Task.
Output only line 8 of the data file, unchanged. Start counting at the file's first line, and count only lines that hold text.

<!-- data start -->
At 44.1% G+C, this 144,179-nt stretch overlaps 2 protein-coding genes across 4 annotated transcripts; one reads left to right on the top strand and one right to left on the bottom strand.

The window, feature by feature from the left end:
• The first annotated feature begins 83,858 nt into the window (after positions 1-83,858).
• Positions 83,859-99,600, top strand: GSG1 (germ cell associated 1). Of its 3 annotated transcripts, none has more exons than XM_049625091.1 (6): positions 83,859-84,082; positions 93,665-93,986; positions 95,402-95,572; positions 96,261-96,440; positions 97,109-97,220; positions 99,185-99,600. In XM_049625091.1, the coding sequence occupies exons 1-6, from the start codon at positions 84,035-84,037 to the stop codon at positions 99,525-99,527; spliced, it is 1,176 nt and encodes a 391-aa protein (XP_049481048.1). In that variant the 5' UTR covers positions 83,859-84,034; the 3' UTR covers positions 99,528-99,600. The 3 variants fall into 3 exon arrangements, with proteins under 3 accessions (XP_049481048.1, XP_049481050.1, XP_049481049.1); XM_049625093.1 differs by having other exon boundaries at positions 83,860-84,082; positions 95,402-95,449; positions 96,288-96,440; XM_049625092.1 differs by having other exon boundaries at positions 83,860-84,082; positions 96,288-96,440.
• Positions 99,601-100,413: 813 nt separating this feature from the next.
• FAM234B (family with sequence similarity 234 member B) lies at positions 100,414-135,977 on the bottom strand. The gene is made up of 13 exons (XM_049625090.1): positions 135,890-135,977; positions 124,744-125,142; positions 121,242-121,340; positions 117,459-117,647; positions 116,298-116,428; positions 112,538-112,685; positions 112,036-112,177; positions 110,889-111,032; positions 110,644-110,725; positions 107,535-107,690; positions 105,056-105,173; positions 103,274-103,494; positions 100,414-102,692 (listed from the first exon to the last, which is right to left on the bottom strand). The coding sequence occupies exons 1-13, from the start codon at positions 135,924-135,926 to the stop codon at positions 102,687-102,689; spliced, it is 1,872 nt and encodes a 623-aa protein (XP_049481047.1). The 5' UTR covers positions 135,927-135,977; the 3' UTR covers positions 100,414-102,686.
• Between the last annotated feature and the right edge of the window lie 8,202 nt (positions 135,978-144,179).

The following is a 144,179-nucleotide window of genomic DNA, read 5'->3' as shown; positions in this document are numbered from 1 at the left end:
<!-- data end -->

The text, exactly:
The following is a 144,179-nucleotide window of genomic DNA, read 5'->3' as shown; positions in this document are numbered from 1 at the left end: